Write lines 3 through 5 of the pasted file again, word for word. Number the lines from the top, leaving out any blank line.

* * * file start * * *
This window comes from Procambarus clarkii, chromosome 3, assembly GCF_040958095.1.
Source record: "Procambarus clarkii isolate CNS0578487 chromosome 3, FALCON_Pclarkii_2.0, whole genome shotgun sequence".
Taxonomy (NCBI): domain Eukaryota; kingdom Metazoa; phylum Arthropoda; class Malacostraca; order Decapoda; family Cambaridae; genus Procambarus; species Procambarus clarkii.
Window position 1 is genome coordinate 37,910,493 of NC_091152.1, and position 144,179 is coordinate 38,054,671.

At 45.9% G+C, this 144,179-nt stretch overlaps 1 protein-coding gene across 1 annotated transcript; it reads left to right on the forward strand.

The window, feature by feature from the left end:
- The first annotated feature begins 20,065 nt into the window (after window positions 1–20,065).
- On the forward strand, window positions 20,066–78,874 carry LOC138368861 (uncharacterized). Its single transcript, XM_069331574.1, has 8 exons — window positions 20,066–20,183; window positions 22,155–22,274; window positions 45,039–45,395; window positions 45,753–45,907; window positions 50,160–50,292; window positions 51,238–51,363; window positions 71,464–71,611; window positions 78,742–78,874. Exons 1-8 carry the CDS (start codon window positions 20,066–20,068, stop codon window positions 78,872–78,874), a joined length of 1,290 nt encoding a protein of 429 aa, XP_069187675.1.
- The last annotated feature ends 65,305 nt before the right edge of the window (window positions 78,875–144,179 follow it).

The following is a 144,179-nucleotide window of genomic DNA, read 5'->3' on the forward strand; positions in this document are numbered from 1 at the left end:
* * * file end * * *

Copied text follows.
Taxonomy (NCBI): domain Eukaryota; kingdom Metazoa; phylum Arthropoda; class Malacostraca; order Decapoda; family Cambaridae; genus Procambarus; species Procambarus clarkii.
Window position 1 is genome coordinate 37,910,493 of NC_091152.1, and position 144,179 is coordinate 38,054,671.

At 45.9% G+C, this 144,179-nt stretch overlaps 1 protein-coding gene across 1 annotated transcript; it reads left to right on the forward strand.